Gordon Brown did run a deficit prior to the crisis. If for some reason you feel moved to defend him you might point out that the figures for those years are broadly similar – in fact slightly better – than the deficits run by Norman Lamont and Ken Clarke between 1990 and 1996. And you might add that in the early years of New Labour, Brown ran a surplus and paid down a chunk of debt. Even so, the fact remains that he ran a pre-crisis deficit. But the huge deficits racked up since 2008 are the consequence not the cause of the crisis. And David Cameron’s claim that “we’re here because they spent too much and borrowed too much” is straightforwardly false.

So much for the argument about how we got here. Does Cameron’s speech contain hope that he offers us a way out? The short answer is no. A very much longer answer can be found by reading the latest International Monetary Fund report on the World Economic Outlook. It’s been argued before that austerity in a recession hurts growth. In the jargon, austerity is procyclical. The IMF report confirms this. One of the Alphaville bloggers for the Financial Times quotes the paper’s front page story (“The fund warned earlier this week that governments around the world had systematically underestimated the damage done to growth by austerity”) and comments:

“To say it’s a big deal is possibly understating matters … The key game-changing finding from the IMF report is that activity over the past few years has disappointed more in economies which were implementing aggressive fiscal consolidation plans than those that weren’t. Which means the contractionary effects of fiscal consolidation are substantially bigger than policy makers were assuming.”

So, by doubling down on austerity, David Cameron damages the recovery. There has already been a double dip recession, and worse may yet be in store. Cameron claims that to respond by changing policy would “squander the sacrifices we’ve already made.” He and George Osborne are now in blood stepped in so far, that sunk costs dictate there be no turning back.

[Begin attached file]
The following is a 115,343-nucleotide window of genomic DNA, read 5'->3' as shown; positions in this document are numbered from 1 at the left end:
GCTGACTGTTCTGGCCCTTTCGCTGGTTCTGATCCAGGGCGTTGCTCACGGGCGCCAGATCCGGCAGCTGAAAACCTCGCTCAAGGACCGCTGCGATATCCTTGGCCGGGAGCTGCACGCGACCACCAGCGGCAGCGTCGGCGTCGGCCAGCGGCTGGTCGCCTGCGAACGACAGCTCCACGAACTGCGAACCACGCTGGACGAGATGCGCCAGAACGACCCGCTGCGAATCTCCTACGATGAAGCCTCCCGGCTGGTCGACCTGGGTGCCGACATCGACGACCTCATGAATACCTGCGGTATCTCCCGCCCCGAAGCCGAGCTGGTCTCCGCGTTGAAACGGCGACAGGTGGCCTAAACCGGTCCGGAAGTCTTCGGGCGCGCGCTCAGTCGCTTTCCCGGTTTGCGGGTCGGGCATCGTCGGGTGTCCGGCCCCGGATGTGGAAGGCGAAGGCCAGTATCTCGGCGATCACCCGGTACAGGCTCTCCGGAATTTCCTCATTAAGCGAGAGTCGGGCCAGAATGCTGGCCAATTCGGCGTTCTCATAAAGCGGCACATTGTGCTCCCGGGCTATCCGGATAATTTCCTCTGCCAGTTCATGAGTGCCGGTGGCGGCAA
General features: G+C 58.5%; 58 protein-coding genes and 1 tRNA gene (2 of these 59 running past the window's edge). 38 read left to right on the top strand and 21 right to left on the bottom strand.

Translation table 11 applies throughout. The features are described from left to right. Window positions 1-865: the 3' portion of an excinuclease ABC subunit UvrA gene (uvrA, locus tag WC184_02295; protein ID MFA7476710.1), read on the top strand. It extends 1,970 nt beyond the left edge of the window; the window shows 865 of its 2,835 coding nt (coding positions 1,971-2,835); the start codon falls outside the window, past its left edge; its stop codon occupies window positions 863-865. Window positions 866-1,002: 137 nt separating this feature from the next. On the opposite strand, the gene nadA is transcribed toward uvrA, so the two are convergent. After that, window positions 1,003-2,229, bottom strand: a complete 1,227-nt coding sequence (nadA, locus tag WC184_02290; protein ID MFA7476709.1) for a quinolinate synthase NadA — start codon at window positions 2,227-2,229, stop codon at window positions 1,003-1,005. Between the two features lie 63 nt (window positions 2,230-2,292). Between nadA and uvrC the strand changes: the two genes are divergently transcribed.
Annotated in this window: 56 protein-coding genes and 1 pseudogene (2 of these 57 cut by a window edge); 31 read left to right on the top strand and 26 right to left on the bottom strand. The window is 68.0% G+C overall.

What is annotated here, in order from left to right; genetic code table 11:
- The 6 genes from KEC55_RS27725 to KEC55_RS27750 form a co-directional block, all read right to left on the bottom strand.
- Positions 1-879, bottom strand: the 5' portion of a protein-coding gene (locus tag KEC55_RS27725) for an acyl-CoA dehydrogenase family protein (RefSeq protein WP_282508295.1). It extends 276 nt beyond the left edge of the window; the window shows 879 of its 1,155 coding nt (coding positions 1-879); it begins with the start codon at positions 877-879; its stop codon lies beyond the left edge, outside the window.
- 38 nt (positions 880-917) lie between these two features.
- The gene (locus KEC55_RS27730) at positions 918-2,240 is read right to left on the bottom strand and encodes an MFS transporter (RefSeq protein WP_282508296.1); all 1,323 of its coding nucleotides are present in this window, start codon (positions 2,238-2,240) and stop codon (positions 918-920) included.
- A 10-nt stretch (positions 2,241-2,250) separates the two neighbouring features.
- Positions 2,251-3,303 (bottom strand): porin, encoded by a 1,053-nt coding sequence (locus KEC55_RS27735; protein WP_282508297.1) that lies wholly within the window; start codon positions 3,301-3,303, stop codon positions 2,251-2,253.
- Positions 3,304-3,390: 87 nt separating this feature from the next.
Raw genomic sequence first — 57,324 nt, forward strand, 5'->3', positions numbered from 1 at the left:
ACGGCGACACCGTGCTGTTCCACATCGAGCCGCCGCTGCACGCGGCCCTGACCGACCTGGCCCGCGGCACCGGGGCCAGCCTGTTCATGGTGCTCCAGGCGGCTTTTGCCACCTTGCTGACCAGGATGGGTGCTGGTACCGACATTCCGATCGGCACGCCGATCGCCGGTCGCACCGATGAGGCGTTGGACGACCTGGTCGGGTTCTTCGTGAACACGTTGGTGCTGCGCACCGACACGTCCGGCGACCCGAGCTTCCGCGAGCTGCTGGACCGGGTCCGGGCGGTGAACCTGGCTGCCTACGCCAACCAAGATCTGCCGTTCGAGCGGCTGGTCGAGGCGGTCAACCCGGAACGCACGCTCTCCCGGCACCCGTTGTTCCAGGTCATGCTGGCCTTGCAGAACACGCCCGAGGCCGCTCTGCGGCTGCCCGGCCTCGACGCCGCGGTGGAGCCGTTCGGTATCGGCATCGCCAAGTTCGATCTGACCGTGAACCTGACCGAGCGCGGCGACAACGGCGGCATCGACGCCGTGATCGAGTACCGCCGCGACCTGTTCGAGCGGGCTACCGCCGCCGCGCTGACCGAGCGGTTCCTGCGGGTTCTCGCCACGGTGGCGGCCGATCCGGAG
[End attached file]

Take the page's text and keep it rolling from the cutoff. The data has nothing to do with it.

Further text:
More substantively, Cameron tells us that without severe austerity, interest rates would rise. We saw his chain of logic in the passage I quoted above. Continued deficits may cause a drop in confidence in the bond markets which may lead government borrowing costs to rise which would translate into higher mortgage rates. It’s quite a contorted case to construct a major policy around. The IMF findings suggest that austerity, by depressing growth, is actually worsening the fiscal position, and that the policy is therefore failing on its own terms. But are Cameron’s terms even correct? Is there a risk of rising interest rates?

I’ve taken this chart from Paul Krugman.

One of the governments shown in the chart fought two unfunded wars in Afghanistan and Iraq, bailed out its banks, spent around $700 billion on stimulus (much of it in tax cuts), bailed out carmakers in Detroit, had its credit rating downgraded by Standard and Poor’s, has its national budget-making gridlocked with both spending cuts and tax increases blocked by politics, and is now marching towards a ‘fiscal cliff’ where an axe will be taken to the budget with highly contractionary consequences for the wider economy. The other government is David Cameron’s.

The two governments’ borrowing costs are essentially the same.
Indeed David Cameron’s costs are slightly higher.

The interest rates currently set by our central banks are effectively zero, and have been for a good while now. If rates could have gone any lower than that, they would have. And it will take a large and sustained rise in inflationary pressures to force them up off the floor. Krugman draws the conclusion: “Every advanced country with monetary independence has seen very low borrowing costs, reflecting the expectation of low policy rates for many years to come. It’s the weak economies, stupid.”